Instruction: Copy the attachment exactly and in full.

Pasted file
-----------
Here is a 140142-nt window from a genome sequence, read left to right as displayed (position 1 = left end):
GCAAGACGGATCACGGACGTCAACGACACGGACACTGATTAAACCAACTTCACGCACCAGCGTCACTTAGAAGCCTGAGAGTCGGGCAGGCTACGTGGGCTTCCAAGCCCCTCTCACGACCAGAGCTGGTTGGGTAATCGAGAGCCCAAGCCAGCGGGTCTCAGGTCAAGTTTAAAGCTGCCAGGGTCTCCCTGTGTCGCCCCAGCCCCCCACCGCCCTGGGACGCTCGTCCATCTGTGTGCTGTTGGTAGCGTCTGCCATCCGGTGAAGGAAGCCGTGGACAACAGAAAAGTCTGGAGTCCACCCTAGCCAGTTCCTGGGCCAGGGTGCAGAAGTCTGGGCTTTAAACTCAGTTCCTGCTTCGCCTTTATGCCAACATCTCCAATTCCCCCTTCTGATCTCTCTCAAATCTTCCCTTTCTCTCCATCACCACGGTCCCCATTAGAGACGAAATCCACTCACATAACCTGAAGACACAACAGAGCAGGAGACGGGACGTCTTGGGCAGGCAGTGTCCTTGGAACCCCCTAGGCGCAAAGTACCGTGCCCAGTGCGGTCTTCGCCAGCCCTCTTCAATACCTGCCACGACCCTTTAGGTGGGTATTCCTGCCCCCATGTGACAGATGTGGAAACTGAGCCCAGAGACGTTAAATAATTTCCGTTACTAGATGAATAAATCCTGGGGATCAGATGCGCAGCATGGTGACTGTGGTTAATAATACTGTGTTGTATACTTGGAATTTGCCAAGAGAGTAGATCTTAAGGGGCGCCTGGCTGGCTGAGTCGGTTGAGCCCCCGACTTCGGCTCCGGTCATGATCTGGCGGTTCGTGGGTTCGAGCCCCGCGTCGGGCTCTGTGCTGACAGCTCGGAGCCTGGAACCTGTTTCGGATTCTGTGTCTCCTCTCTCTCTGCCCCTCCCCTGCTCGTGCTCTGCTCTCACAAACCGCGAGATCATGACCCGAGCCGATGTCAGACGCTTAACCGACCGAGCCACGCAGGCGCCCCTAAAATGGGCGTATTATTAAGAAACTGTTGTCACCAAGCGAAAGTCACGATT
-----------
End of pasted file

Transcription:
Here is a 140142-nt window from a genome sequence, read left to right as displayed (position 1 = left end):
GCAAGACGGATCACGGACGTCAACGACACGGACACTGATTAAACCAACTTCACGCACCAGCGTCACTTAGAAGCCTGAGAGTCGGGCAGGCTACGTGGGCTTCCAAGCCCCTCTCACGACCAGAGCTGGTTGGGTAATCGAGAGCCCAAGCCAGCGGGTCTCAGGTCAAGTTTAAAGCTGCCAGGGTCTCCCTGTGTCGCCCCAGCCCCCCACCGCCCTGGGACGCTCGTCCATCTGTGTGCTGTTGGTAGCGTCTGCCATCCGGTGAAGGAAGCCGTGGACAACAGAAAAGTCTGGAGTCCACCCTAGCCAGTTCCTGGGCCAGGGTGCAGAAGTCTGGGCTTTAAACTCAGTTCCTGCTTCGCCTTTATGCCAACATCTCCAATTCCCCCTTCTGATCTCTCTCAAATCTTCCCTTTCTCTCCATCACCACGGTCCCCATTAGAGACGAAATCCACTCACATAACCTGAAGACACAACAGAGCAGGAGACGGGACGTCTTGGGCAGGCAGTGTCCTTGGAACCCCCTAGGCGCAAAGTACCGTGCCCAGTGCGGTCTTCGCCAGCCCTCTTCAATACCTGCCACGACCCTTTAGGTGGGTATTCCTGCCCCCATGTGACAGATGTGGAAACTGAGCCCAGAGACGTTAAATAATTTCCGTTACTAGATGAATAAATCCTGGGGATCAGATGCGCAGCATGGTGACTGTGGTTAATAATACTGTGTTGTATACTTGGAATTTGCCAAGAGAGTAGATCTTAAGGGGCGCCTGGCTGGCTGAGTCGGTTGAGCCCCCGACTTCGGCTCCGGTCATGATCTGGCGGTTCGTGGGTTCGAGCCCCGCGTCGGGCTCTGTGCTGACAGCTCGGAGCCTGGAACCTGTTTCGGATTCTGTGTCTCCTCTCTCTCTGCCCCTCCCCTGCTCGTGCTCTGCTCTCACAAACCGCGAGATCATGACCCGAGCCGATGTCAGACGCTTAACCGACCGAGCCACGCAGGCGCCCCTAAAATGGGCGTATTATTAAGAAACTGTTGTCACCAAGCGAAAGTCACGATT